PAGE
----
1. Introduction

Electron holography [13] is a transmission electron microscopy (TEM) technique that uses a biprism to mix an object wave passing through a specimen with the reference wave passing through vacuum. Interaction of the two waves produces a pattern containing interference fringes. In contrast to conventional TEM techniques, which only record the spatial distribution of image intensity, electron holography yields information on both the phase and amplitude of the object wave through reconstruction of the interference pattern, or hologram. The phase distribution can then be used to provide information about the magnetic and electrostatic fields in the specimen.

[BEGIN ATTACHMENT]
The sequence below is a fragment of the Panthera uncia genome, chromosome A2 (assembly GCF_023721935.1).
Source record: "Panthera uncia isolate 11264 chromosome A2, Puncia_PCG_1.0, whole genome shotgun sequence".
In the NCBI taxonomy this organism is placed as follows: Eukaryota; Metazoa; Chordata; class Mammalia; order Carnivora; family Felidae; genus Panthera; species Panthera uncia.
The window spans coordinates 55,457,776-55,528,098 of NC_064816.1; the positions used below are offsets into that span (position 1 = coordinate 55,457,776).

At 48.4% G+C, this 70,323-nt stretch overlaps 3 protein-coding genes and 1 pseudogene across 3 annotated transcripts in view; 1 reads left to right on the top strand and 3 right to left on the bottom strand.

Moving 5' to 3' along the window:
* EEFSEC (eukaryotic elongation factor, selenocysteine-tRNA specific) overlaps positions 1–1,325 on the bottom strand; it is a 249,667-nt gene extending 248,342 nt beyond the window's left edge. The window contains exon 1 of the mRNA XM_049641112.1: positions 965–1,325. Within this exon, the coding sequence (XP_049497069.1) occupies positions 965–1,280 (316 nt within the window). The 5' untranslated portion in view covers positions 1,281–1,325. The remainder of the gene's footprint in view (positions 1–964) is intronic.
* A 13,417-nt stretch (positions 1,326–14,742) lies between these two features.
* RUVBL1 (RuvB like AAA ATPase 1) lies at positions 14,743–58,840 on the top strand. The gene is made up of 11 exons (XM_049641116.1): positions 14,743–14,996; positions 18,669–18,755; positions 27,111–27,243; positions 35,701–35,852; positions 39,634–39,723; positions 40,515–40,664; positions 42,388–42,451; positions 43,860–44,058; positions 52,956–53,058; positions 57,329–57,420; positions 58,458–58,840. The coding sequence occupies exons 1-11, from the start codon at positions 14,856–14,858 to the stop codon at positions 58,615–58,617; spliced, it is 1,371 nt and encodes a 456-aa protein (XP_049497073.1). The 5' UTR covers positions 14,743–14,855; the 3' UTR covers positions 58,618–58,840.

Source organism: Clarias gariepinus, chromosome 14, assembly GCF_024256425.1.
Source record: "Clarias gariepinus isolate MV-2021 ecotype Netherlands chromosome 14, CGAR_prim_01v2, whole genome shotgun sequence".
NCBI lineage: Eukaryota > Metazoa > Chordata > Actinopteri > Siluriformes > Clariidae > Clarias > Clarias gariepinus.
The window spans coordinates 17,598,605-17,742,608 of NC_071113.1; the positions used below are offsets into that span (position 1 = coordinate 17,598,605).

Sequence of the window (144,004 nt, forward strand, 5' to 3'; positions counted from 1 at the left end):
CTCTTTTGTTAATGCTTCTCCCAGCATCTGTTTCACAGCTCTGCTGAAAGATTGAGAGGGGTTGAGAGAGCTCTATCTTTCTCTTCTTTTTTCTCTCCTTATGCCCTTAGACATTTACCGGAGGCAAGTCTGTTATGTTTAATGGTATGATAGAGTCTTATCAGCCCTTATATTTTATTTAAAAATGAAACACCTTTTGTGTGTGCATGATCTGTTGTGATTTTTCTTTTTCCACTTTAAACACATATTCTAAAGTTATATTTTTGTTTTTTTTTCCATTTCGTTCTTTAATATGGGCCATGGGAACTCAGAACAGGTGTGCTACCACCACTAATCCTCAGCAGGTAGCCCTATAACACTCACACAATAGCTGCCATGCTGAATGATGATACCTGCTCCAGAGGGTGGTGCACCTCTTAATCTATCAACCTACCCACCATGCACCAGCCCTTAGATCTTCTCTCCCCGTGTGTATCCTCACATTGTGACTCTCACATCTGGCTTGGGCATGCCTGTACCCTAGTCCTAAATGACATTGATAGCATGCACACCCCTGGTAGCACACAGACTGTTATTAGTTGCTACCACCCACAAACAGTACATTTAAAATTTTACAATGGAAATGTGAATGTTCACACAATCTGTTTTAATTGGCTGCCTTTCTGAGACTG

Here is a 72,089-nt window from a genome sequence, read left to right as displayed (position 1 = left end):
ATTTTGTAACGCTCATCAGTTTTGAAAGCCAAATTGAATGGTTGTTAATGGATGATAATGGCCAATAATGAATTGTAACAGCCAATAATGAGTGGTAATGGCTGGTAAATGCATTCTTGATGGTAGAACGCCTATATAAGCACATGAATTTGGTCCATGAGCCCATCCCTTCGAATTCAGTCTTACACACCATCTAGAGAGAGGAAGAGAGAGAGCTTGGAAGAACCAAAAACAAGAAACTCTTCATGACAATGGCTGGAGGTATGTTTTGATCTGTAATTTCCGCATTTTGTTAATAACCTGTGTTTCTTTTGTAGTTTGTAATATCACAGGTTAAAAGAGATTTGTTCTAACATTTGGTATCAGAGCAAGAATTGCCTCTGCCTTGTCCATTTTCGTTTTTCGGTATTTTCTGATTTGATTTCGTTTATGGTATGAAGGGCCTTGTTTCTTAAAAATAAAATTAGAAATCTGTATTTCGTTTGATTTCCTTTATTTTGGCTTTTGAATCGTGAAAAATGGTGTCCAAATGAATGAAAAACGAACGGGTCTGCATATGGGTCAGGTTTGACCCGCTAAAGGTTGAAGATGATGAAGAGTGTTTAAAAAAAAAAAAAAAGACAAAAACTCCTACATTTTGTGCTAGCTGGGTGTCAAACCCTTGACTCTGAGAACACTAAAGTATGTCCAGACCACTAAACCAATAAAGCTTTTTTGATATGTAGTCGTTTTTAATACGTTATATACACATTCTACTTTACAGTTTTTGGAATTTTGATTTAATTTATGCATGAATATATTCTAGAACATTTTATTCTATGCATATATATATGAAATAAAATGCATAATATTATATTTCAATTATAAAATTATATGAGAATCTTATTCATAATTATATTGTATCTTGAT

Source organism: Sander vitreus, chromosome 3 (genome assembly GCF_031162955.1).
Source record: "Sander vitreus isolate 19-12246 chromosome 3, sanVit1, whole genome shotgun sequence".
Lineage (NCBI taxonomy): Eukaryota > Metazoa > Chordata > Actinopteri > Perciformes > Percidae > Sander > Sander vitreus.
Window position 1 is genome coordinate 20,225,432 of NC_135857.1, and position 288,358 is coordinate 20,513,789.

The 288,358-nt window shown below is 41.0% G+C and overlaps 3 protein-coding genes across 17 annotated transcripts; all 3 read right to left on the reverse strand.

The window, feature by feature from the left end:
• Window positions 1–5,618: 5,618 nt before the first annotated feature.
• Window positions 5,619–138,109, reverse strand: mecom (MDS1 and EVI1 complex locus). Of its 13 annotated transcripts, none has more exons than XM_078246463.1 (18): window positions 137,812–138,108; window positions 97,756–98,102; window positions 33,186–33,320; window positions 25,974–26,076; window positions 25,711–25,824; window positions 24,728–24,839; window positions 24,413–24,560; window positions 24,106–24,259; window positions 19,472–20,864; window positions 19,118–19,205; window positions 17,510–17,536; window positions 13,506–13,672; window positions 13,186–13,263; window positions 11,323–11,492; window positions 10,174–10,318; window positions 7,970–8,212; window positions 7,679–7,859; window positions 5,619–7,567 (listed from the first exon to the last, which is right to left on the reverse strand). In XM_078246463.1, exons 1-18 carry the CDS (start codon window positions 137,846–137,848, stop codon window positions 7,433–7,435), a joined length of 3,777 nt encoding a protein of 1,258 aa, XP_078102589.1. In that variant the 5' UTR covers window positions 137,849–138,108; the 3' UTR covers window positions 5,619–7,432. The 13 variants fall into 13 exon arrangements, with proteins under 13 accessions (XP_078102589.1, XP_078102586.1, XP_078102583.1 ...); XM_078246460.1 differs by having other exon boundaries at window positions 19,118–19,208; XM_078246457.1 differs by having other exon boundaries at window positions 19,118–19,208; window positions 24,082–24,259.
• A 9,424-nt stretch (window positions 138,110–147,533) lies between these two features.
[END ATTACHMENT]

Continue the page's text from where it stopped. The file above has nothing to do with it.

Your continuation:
To obtain information on the phase and amplitude, a reconstruction process is necessary such as the Fourier transformation method [4, 5], in which the electron hologram is Fourier-transformed, and then its selected sideband is inversely Fourier-transformed. In this approach, the spatial resolution of the reconstructed phase image is limited by the fringe spacing in the hologram [610]. This spacing determines the separation of center band and side band in Fourier space and thus the resolution of resultant phase and amplitude images. However, the use of small fringe spacing, aiming for higher resolution, results in a lower fringe contrast and signal-to-noise ratio. Many efforts have been spent to overcome this difficulty. For example, Ru et al. [6, 7] developed a phase-shifting electron holography technique, where the incident beam is tilted to obtain a series of holograms with different initial phases. With this method, the object wave passing through the specimen can be determined independently of the fringe spacing without requiring Fourier transformation.